Hughes, G. (2017, December 20). Montreal suspends pit bull ban, plans consultations. The Globe and Mail. https://www.theglobeandmail.com/news/national/montreal-suspends-pit-bull-ban-plans-consulations/article37393139/

If no date is given, include the following in place of a date: (n.d.):

Canadian Association of Research Libraries. (n.d.). Repositories in Canada. http://www.carl-abrc.ca/advancing-research/institutional-repositories/repos-in-canada

Titles of Works

Only capitalize the first word of titles, the first word of any sub-titles that follow a colon, and any proper nouns appearing in the title:

Sunga, S. (2017). Dealing with oppression: Indigenous relations with the state in Canada.
Ethics & Social Welfare, 11(2), 135-148. https://doi.org/10.1080/17496535.2017.1293118

Format Descriptions

Describe the format in square brackets following the title only if the source you are citing is something out of the ordinary, e.g., [Data set] [Infographic] [Status update] [Tweet] [Video]:

​Polley, S. (Writer & Director). (2012). Stories we tell [Film]. Toronto, ON: Mongrel Media.

Publication or Retrieval Information

Digital Object Identifiers

Digital object identifiers (DOI) serve as tracking numbers that make it easier to locate online works.

Include a DOI at the end of a reference, if available. DOIs are commonly noted on the first page of journal articles, and in the front matter of eBooks.

Ensure that the DOI is presented as a link, preceded by http://doi.org/ or https://doi.org/. The link can be plain text or presented as an active link (typically in blue font, underlined):

Sunga, S. (2017). Dealing with oppression: Indigenous relations with the state in Canada. Ethics & Social Welfare11(2), 135-148. https://doi.org/10.1080/17496535.2017.1293118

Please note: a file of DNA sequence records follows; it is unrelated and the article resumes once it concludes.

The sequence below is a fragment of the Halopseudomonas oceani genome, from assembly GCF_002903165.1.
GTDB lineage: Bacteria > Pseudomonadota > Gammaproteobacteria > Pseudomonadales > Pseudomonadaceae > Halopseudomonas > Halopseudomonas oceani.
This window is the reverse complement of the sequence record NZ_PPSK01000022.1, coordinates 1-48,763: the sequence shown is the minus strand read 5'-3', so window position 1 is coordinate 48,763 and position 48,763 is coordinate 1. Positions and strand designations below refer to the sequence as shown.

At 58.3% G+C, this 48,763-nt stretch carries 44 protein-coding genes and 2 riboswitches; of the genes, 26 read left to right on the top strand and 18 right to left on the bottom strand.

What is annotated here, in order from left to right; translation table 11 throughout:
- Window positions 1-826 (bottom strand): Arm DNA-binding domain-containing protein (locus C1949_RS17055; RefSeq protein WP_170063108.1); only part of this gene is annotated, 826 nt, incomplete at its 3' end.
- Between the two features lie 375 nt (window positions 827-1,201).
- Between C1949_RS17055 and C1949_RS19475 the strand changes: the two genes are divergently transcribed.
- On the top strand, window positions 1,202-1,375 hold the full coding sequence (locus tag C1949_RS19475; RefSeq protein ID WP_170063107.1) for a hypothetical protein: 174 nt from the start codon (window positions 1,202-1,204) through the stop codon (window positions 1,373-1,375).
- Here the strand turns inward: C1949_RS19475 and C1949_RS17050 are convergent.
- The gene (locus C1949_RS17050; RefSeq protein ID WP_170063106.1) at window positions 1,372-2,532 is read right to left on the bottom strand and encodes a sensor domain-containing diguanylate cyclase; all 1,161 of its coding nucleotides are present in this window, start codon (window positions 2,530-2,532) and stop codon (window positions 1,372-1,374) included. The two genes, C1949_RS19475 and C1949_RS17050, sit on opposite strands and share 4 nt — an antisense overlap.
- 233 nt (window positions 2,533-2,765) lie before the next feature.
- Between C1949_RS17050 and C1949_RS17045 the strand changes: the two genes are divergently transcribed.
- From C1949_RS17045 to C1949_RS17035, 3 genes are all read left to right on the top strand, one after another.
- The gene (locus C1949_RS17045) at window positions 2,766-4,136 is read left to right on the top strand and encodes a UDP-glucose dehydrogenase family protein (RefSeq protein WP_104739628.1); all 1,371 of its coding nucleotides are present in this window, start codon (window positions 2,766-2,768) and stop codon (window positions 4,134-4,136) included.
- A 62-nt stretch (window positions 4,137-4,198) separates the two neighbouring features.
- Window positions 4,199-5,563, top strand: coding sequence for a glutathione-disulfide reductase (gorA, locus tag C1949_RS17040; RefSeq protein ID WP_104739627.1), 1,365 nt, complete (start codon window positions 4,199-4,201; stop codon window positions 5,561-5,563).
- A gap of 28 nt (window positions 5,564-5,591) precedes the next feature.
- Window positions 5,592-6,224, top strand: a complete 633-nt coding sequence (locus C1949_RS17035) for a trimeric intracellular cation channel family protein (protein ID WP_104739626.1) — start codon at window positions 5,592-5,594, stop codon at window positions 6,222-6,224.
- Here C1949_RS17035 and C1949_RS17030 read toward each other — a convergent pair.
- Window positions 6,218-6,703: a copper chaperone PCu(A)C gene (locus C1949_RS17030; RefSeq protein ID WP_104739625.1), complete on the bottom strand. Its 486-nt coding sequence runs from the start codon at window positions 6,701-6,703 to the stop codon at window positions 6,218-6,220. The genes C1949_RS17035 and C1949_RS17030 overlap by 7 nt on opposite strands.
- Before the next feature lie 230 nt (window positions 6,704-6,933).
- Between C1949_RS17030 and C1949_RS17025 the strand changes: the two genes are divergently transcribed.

Works Without a DOI From a Database or in Print

For articles without a DOI from a library database, or in print, do not include any additional information following the page numbers:

Frenzel, E. D., Bowen, K. N., Spraitz, J. D., Bowers, J. H., & Phaneuf, S. (2014). Understanding collateral consequences of registry laws: An examination of the perceptions of sex offender registrants. Justice Policy Journal11(2), 1-22.

For eBooks from a library database without a DOI, or for books in print, only include the publisher following the title:

Lunny, A. M. (2017). Debating hate crime: Language, legislatures, and the law in Canada. UBC Press.

Freely Available Online Content Without a DOI

If a source is freely available online without a DOI, such as a news article or government report, include a link to the source. The link can be plain text or presented as an active link (typically in blue font, underlined):

Department of Justice Canada. (2017, August 8). The youth criminal justice act summary and background. https://web.archive.org/web/20190406015246/https://justice.gc.ca/eng/cj-jp/yj-jj/tools-outils/back-hist.html

Pro tip: If you are worried about website information changing or becoming inactive over time, try creating a permanent link to that content using the Internet Archive’s Save Page Now tool and include that link in your citation.


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Navigating an Undergraduate Degree in the Social Sciences Copyright © 2019 by Diane Symbaluk, Robyn Hall, and Geneve Champoux is licensed under a Creative Commons Attribution-NonCommercial 4.0 International License, except where otherwise noted.